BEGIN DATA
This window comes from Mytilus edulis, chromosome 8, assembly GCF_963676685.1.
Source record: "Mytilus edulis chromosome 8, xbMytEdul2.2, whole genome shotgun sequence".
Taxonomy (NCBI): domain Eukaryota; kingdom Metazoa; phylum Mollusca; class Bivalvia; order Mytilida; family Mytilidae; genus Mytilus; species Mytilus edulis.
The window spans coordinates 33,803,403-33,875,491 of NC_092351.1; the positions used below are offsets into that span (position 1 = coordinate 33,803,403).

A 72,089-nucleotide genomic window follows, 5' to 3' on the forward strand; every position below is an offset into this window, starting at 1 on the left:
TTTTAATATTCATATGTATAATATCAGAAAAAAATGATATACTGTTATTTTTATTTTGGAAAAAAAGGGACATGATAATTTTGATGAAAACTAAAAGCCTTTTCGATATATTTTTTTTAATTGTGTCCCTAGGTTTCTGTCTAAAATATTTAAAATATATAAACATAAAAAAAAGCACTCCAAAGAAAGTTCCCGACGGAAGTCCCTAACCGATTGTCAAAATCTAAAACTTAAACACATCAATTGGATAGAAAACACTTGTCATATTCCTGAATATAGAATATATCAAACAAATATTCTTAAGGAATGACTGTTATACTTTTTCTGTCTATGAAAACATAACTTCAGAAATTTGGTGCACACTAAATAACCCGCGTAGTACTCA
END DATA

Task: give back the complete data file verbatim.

This window comes from Mytilus edulis, chromosome 8, assembly GCF_963676685.1.
Source record: "Mytilus edulis chromosome 8, xbMytEdul2.2, whole genome shotgun sequence".
Taxonomy (NCBI): domain Eukaryota; kingdom Metazoa; phylum Mollusca; class Bivalvia; order Mytilida; family Mytilidae; genus Mytilus; species Mytilus edulis.
The window spans coordinates 33,803,403-33,875,491 of NC_092351.1; the positions used below are offsets into that span (position 1 = coordinate 33,803,403).

A 72,089-nucleotide genomic window follows, 5' to 3' on the forward strand; every position below is an offset into this window, starting at 1 on the left:
TTTTAATATTCATATGTATAATATCAGAAAAAAATGATATACTGTTATTTTTATTTTGGAAAAAAAGGGACATGATAATTTTGATGAAAACTAAAAGCCTTTTCGATATATTTTTTTTAATTGTGTCCCTAGGTTTCTGTCTAAAATATTTAAAATATATAAACATAAAAAAAAGCACTCCAAAGAAAGTTCCCGACGGAAGTCCCTAACCGATTGTCAAAATCTAAAACTTAAACACATCAATTGGATAGAAAACACTTGTCATATTCCTGAATATAGAATATATCAAACAAATATTCTTAAGGAATGACTGTTATACTTTTTCTGTCTATGAAAACATAACTTCAGAAATTTGGTGCACACTAAATAACCCGCGTAGTACTCA